Are Investors In Centrica PLC And National Grid plc Set For A Cold Winter?


Investors in British Gas owner Centrica (LSE: CNA) (NASDAQOTH: CPYYY.US) have endured a chilly year, with the share price down 17% in that time. 

Last year mild winter didn’t help, as falling demand from UK customers sparked a 35% drop in full-year operating profits to £1.03bn.

Unlike most of us, Centrica will be crossing its fingers for a cold winter, but given this year’s warmth, it can’t rely on that.

To make matters worse, Centrica is at the mercy of cold political winds as well.

Stormy Weather

Labour leader Ed Miliband’s threat to freeze energy bills for 20 months if he wins the general election continues to cast a shadow over the Centrica share price.

Another cloud is the investigation by the Competition and Markets Authority into lack of competition in the energy market. The report isn’t due until December 2015.

It didn’t help that Centrica suffered a drop in earnings following a reduction in output at EDF Energy’s nuclear power stations, in which it holds a 20% stake.

Centrica recently announcing the purchase of 1 million ordinary shares at the end of September, yet the share price is down 7% in the last month.

These are stormy times.

The worse, the better

You could hardly describe Centrica as a defensive utility right now. Instead, it’s a contrarian buying opportunity. Centrica is available at an appealing 11 times earnings, and yields a mighty 5.8%.

No wonder Goldman Sachs recently upped its target price to 396p, leaving its buy recommendation unchanged. Today, you pay 293p.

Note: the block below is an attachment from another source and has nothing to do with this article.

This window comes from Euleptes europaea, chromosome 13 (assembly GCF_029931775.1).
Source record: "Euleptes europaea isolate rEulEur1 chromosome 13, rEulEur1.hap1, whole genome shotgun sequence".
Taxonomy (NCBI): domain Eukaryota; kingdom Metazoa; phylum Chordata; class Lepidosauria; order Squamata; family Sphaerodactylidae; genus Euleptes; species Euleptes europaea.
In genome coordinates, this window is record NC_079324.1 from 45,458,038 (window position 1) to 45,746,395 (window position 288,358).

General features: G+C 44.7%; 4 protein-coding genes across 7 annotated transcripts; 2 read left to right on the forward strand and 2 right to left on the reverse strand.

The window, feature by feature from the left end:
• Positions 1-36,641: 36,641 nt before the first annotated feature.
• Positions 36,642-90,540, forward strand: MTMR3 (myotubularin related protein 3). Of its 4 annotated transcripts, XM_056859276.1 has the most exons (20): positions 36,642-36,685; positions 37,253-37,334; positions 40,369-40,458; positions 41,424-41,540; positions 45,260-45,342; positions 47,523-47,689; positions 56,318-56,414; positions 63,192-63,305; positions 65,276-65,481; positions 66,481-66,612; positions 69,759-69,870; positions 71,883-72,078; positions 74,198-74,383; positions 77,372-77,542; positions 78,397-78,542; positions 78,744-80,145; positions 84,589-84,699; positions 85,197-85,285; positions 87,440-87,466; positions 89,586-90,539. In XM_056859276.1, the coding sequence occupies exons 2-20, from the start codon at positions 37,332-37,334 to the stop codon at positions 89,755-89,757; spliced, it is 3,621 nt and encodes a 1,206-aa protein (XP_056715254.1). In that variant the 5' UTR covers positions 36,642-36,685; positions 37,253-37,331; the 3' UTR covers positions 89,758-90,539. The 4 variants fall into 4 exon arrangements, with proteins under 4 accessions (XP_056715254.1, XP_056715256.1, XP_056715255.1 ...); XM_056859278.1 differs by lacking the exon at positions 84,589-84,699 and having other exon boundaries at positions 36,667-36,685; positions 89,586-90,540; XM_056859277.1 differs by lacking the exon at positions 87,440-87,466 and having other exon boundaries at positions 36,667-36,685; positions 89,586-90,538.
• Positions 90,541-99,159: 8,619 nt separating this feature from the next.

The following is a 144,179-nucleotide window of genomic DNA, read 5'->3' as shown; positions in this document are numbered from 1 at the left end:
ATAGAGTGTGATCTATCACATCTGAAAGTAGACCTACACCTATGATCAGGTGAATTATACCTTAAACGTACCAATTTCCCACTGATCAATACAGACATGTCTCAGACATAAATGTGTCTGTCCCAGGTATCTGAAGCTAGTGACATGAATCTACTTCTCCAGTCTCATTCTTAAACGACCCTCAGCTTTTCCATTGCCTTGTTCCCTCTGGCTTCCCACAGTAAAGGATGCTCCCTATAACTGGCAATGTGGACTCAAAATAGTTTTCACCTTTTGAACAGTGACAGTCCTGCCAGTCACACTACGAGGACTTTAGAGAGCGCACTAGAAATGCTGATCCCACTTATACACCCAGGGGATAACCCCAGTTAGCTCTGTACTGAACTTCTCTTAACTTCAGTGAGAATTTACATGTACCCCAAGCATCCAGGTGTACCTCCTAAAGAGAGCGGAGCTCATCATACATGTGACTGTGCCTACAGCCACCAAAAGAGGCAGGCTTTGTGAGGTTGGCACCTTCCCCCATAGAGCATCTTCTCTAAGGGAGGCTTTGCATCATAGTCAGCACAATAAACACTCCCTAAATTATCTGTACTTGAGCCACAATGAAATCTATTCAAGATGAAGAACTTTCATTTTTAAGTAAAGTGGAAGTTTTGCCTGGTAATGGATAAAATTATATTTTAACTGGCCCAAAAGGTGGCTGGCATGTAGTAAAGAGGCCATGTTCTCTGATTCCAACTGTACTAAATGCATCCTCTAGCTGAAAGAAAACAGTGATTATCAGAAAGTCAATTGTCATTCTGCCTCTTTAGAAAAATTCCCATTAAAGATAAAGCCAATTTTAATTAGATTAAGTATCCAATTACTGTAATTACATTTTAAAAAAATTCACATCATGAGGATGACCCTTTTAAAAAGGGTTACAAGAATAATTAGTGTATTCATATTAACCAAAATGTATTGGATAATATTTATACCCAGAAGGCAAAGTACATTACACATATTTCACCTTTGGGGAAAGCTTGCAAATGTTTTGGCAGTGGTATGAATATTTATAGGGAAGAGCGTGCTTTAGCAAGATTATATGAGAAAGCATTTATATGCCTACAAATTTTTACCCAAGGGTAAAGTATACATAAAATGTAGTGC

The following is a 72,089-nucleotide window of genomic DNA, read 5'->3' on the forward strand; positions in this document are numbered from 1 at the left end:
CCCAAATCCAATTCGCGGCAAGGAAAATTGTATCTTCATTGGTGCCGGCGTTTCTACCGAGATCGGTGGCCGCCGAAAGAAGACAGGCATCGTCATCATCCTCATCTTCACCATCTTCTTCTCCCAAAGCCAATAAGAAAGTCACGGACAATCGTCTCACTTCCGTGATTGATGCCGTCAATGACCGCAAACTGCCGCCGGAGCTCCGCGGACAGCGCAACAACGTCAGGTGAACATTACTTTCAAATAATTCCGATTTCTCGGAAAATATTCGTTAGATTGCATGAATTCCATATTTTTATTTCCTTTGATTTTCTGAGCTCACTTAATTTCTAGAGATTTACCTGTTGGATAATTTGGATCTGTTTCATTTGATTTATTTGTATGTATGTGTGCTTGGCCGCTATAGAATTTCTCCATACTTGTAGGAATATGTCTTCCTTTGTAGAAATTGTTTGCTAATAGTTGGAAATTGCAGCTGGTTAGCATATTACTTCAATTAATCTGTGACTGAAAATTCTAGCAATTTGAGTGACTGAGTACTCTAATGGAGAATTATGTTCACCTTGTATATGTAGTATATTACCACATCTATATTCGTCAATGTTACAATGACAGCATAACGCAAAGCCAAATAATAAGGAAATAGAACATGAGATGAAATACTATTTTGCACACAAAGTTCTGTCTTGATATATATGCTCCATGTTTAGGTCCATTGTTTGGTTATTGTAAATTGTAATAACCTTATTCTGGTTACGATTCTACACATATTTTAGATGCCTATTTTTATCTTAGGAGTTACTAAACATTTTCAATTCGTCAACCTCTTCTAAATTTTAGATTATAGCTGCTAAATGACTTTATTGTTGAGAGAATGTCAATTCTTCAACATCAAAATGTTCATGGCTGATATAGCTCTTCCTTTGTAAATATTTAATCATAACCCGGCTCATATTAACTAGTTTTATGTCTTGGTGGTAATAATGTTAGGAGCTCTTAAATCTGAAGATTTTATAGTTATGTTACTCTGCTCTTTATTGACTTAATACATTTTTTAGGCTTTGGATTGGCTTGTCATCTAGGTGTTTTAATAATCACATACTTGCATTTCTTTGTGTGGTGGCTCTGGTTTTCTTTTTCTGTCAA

Centrica’s problems haven’t gone away, but the income will keep rolling in until they’re solved.


National Grid (LSE: NG) (NYSE: NGG.US) has been far more impressive lately, rising 17% in the last 12 months, against a drop of nearly 3% on the FTSE 100.

Its solid operating performance, steady asset growth, and healthy balance sheet underpinned by regulatory revenues all give it a firm base to build upon.

National Grid has held firm during the recent uncertainty, which is exactly what a defensive stock is designed to do. It is hardly over-priced at 13.1 times earnings, broadly in line with the FTSE 100 index average.

Yielding 4.8%, it also offers a healthy income stream.

Given my hunch that interest rates will stay low for years, these tempting yields could help the sun shine in your portfolio whatever the weather throws at us.

Savers may grumble about the lousy returns on cash but the outlook isn't so bleak when you can generate income of 5% or more from established utility stocks such as Centrica and National Grid.

It's incredible that savers put up with returns of 1% or 2% on cash when FTSE 100 Dividend Stocks Offer A Far More Generous Return

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Harvey Jones has no position in any shares mentioned. We Fools don't all hold the same opinions, but we all believe that considering a diverse range of insights makes us better investors.